Friday, January 22, 2010

Sunday January 17 - A difficult struggle but a blessing

This morning we met a retired RN who had a stroke in November. She gets to go home this week. She will have been here about a month. She can walk with a walker and probably go home with a cane. “They told me that you need 50% attitude and 50% hard work. I have 60% attitude, that made the work hard easier.” She said. Her advice about the exercises was “Do them 10 times, one hundred times doesn’t help you any more and just tires you out. Just listen to the staff, they know what they are doing.”

“You have to have a realistic goal.” She said her goal was “To go home and be able to look after myself.” With her progress to date and her attitude, I believe she’ll do it. Your goals are a little loftier, you want to run a marathon. I believe that you will be able to run again.

Keeping a positive attitude is not easy. Depression in waves is normal. She pointed out that the waves of depression applies to all four of us. Gosh, I just realized that she is right. I have experienced waves of fear and doubt. I need to follow my own advice. Let the waves ride over you because like the waves at the beach, they will always recede.

We did a self-conducted toured the seventh and fourth floors. The seventh floor is for inpatients. I think most of you have had strokes or a traumatic brain injury (TBI). There is a dining room at one end of the floor and a lounge at the other end. The morning sun was pouring in the lounge. It felt good. This is where we met the lady with 60% attitude.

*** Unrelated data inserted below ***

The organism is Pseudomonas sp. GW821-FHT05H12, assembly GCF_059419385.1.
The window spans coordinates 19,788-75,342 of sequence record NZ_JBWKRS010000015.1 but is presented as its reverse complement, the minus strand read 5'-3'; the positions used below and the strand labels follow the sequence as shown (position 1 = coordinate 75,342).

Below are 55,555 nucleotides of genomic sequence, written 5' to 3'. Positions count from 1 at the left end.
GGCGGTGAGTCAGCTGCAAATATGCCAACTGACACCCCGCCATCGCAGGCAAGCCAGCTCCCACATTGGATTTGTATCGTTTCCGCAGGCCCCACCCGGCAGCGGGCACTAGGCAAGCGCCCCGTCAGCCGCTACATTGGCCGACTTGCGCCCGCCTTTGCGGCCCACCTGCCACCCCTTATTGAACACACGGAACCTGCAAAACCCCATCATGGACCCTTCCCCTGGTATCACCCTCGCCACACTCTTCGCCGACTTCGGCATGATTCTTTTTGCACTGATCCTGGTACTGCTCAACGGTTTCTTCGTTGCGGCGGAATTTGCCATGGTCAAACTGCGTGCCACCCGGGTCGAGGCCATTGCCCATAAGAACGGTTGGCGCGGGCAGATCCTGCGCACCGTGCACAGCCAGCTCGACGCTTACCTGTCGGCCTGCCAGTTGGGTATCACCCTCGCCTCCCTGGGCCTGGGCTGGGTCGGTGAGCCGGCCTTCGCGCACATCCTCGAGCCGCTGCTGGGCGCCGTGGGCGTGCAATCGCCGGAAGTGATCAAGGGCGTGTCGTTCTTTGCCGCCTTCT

The fourth floor is for recreational therapy. I was introduced to this field of healing at the QE2 when you were there. At the time I couldn’t understand how recreational therapy could be of any help to you. I think I get it now. It bridges the gap between occupational therapy and real life.

Much like a good teacher, who finds a passion within a student and uses it to bring concepts to them, the recreational therapist enables you to practice some of the skills that you relearned. By doing things that you’ll enjoy it will also improve your cognitive, emotional, and social skills.

On the walls are written in large letters motivational thoughts: ‘Dream it – Do it’, ‘Keep it Simple’, and ‘Never Give Up’. There is a piano in the room too. The children played a few songs on it. Tara played a one hand version of the ‘Feather Theme” for you. Above the piano is inscribed on the wall: ‘Pause – Relax - Breathe’.